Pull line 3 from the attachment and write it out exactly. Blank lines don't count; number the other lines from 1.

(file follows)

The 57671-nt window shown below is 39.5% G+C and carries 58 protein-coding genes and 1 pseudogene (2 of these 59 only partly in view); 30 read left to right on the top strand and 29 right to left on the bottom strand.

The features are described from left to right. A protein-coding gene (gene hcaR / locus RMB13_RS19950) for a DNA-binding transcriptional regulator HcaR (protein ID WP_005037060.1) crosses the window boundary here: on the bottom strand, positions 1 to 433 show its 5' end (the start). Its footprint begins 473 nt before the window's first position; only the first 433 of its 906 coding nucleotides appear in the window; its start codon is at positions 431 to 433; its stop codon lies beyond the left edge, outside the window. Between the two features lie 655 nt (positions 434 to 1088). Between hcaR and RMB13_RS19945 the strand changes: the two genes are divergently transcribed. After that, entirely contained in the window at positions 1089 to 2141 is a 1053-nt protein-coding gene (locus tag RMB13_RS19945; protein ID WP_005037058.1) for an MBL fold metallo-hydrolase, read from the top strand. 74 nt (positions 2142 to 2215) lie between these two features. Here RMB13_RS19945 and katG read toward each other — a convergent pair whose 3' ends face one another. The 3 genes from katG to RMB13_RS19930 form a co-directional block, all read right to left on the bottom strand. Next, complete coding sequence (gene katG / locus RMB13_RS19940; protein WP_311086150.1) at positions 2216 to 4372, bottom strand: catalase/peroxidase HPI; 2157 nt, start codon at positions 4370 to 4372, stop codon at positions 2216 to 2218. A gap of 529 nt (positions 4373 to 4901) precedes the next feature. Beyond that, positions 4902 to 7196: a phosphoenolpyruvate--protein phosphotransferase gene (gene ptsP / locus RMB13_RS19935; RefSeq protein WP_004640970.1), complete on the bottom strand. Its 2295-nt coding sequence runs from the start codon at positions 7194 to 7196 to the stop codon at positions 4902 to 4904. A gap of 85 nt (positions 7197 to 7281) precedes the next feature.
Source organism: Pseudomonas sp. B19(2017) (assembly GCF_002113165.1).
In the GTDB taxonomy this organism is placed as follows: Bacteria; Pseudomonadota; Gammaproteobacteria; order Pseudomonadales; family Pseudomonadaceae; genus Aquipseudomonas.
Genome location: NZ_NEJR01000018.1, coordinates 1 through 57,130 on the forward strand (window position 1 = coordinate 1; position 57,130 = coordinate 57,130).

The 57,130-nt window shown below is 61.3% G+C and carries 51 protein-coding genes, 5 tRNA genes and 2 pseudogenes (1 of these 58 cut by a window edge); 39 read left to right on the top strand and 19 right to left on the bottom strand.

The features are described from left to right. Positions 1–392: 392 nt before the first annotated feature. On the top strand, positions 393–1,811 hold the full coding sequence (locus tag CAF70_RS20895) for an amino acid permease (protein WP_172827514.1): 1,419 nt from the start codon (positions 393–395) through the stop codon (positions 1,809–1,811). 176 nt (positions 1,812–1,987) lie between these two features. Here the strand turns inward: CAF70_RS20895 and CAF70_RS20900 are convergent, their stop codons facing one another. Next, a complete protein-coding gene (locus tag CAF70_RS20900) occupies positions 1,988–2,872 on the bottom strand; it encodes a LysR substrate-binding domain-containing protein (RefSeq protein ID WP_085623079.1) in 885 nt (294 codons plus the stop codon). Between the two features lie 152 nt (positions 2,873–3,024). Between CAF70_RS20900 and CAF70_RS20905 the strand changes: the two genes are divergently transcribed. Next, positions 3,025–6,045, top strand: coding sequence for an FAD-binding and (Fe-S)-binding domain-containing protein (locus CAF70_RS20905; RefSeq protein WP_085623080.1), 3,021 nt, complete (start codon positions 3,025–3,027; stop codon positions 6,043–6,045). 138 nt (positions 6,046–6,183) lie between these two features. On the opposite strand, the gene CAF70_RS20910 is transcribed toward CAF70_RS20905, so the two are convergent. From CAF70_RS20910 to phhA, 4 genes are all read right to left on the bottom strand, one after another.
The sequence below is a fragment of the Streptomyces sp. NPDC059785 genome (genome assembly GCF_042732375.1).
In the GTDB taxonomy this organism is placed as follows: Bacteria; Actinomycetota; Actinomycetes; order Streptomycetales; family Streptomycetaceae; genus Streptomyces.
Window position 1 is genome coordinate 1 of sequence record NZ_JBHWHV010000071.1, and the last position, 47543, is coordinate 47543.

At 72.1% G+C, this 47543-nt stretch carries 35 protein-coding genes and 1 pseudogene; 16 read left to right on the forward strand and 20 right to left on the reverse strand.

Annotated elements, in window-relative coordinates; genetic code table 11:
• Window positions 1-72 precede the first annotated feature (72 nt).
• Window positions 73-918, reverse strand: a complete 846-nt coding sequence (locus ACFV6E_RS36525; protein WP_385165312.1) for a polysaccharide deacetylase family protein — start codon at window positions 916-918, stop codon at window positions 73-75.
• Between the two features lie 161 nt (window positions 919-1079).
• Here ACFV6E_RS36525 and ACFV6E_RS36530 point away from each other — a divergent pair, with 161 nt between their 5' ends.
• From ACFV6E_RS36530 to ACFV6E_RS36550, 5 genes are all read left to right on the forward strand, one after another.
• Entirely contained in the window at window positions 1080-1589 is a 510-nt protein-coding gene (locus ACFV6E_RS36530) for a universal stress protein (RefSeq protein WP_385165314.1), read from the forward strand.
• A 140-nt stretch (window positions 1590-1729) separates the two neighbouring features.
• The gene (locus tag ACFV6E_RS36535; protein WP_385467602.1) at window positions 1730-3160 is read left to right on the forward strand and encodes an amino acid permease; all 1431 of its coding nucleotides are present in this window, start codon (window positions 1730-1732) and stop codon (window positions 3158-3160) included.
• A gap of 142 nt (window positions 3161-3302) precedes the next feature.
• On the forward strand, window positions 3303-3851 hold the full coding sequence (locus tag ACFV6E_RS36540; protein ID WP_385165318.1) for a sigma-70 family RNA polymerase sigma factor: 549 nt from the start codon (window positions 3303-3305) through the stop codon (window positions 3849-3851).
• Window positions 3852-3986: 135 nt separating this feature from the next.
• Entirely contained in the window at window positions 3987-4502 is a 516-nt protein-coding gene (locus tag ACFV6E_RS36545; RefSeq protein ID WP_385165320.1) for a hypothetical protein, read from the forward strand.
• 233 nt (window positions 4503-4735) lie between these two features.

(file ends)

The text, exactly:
Source organism: Pseudomonas sp. B19(2017) (assembly GCF_002113165.1).